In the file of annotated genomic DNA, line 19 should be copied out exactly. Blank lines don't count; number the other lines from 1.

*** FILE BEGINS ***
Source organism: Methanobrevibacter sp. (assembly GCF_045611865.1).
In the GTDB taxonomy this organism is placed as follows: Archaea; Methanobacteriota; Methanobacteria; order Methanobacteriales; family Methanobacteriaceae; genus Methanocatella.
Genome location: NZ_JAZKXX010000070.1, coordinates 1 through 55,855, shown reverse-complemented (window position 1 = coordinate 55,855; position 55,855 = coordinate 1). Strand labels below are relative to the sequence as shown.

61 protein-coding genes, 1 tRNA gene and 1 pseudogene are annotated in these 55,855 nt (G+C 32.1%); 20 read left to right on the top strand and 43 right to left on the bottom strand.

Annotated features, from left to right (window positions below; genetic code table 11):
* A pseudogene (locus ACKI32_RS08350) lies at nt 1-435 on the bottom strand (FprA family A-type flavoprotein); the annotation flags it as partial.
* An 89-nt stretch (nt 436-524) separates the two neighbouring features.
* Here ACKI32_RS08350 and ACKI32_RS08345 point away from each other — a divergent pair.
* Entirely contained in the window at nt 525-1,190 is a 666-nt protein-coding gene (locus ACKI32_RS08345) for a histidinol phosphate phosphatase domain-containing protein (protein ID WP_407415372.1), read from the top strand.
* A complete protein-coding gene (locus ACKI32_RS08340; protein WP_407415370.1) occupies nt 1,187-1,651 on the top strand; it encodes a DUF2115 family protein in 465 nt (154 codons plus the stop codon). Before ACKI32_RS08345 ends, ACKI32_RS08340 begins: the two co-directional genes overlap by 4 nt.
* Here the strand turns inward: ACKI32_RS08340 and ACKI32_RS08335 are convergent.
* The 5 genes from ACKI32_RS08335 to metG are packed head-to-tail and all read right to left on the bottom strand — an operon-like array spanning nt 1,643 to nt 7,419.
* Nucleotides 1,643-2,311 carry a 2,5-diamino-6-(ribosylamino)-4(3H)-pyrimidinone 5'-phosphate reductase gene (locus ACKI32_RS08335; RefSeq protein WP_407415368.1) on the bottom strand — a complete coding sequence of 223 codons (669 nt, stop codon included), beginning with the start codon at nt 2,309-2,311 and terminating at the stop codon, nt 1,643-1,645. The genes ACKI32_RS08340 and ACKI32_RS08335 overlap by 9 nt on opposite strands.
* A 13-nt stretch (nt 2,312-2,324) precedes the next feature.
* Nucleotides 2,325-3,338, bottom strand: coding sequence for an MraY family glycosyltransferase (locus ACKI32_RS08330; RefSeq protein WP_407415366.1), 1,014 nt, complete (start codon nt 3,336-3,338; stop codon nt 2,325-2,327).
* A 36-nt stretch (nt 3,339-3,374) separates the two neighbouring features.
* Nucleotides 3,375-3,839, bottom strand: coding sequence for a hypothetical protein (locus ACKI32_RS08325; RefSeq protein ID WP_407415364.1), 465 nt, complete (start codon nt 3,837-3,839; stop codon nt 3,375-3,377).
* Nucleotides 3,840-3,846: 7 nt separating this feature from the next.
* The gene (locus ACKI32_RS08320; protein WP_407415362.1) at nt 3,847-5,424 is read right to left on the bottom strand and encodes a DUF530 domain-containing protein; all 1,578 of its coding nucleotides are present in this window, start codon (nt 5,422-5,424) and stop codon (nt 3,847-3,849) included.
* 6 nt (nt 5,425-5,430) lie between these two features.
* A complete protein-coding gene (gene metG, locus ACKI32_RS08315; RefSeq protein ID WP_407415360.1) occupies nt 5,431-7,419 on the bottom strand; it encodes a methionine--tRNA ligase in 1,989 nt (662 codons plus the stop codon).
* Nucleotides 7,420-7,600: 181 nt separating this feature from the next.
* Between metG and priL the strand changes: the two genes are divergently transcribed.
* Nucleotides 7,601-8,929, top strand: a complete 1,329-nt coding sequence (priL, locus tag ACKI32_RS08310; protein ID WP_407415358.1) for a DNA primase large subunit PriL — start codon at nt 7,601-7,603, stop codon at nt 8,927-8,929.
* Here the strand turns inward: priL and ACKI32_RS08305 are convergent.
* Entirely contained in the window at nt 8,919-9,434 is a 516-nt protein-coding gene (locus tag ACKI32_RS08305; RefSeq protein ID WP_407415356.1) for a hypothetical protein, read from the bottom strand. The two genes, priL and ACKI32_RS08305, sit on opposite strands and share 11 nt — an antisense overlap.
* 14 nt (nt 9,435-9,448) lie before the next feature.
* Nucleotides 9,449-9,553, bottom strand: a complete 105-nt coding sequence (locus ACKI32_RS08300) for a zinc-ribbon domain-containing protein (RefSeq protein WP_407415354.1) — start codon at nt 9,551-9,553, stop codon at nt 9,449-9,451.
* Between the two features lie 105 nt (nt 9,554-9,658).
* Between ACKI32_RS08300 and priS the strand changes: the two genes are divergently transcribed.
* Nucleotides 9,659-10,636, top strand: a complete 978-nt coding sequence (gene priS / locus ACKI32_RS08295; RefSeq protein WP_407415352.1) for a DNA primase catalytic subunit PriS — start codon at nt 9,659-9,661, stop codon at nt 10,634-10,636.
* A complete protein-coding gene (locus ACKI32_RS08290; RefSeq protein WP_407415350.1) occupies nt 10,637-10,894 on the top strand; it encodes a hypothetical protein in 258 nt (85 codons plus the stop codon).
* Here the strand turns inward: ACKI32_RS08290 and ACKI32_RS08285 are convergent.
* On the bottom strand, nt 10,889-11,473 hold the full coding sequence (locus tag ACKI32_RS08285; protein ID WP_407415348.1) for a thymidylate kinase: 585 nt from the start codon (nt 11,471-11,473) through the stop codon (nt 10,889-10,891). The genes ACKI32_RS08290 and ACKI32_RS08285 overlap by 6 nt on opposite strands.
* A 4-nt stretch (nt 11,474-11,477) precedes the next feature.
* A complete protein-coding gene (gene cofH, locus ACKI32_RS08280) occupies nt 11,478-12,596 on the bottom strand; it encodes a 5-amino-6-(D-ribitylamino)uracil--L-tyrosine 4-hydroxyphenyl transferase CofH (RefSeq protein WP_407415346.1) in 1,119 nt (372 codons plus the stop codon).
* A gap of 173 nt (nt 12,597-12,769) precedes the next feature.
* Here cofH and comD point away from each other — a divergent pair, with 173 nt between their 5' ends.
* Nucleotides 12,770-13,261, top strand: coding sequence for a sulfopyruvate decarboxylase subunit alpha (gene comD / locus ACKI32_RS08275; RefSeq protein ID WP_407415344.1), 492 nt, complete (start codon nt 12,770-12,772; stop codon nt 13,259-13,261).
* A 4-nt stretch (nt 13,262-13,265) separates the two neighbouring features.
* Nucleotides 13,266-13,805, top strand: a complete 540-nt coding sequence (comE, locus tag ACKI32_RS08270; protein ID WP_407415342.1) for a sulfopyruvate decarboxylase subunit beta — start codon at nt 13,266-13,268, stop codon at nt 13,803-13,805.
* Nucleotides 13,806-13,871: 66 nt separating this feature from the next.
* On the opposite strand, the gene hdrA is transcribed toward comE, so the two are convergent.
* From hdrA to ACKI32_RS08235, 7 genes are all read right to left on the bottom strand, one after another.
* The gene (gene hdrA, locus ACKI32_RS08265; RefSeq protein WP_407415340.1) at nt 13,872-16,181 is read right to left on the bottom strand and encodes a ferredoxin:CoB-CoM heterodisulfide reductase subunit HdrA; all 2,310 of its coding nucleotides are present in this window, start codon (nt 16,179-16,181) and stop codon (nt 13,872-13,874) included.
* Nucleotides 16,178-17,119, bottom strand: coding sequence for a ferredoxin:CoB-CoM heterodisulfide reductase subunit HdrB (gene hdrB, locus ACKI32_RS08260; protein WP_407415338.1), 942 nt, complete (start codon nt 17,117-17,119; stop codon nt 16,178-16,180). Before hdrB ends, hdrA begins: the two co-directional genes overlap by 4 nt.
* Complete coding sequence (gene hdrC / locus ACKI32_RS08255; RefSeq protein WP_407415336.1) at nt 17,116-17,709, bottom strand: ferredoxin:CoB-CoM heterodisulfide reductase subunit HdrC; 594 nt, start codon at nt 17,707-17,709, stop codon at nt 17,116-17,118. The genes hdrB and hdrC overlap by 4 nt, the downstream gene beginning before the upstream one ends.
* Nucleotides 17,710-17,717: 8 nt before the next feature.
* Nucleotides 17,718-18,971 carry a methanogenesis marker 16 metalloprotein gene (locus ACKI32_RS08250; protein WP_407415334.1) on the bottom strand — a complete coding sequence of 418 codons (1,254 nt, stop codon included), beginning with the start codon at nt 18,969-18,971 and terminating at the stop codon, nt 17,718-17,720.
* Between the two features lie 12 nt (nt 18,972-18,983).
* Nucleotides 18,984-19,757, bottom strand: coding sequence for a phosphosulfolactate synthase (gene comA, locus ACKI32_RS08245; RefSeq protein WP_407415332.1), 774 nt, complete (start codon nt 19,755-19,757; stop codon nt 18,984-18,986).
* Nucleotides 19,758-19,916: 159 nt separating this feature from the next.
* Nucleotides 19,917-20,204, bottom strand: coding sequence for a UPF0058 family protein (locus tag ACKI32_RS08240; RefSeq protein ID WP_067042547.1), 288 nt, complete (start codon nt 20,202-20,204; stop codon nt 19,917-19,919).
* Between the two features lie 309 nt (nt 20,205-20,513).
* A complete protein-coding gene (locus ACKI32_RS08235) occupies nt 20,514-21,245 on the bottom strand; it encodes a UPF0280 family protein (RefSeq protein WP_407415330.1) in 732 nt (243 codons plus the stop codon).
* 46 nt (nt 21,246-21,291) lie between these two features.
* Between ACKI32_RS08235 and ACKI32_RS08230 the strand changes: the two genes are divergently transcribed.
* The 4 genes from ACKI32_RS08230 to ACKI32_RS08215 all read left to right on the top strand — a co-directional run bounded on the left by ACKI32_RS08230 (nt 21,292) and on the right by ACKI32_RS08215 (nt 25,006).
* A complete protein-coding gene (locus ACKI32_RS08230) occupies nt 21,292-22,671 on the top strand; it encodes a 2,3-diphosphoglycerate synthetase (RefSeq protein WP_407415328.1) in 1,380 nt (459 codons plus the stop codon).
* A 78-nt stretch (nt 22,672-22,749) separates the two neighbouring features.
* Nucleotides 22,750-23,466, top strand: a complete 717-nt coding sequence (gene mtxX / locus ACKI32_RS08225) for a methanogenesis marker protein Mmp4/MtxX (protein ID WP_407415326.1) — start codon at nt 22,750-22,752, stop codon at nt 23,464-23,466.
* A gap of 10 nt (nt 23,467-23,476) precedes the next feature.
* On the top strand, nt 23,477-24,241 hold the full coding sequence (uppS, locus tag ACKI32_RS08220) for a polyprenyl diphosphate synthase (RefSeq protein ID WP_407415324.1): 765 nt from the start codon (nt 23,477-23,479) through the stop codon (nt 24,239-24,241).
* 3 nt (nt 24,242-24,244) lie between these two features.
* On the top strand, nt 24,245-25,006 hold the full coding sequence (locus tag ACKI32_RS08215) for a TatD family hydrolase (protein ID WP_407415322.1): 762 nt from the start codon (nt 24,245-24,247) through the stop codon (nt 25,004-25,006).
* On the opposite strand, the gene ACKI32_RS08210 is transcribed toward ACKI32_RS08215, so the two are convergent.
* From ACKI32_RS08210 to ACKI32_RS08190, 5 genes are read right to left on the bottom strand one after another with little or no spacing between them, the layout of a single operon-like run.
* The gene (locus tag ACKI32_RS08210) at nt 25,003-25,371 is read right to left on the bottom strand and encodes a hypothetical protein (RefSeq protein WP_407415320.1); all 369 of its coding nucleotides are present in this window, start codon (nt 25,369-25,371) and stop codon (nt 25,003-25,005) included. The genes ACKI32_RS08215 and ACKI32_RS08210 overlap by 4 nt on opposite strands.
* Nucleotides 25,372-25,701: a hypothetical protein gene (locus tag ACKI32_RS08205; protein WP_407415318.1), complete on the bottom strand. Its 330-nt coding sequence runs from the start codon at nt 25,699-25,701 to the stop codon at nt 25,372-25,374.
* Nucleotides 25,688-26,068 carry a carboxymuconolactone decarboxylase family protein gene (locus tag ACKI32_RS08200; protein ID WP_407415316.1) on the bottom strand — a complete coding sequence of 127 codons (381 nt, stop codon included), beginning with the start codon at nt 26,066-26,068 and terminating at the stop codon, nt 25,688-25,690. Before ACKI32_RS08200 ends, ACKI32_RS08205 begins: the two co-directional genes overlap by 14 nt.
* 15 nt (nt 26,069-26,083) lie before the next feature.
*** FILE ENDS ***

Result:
* The gene (locus ACKI32_RS08320; protein WP_407415362.1) at nt 3,847-5,424 is read right to left on the bottom strand and encodes a DUF530 domain-containing protein; all 1,578 of its coding nucleotides are present in this window, start codon (nt 5,422-5,424) and stop codon (nt 3,847-3,849) included.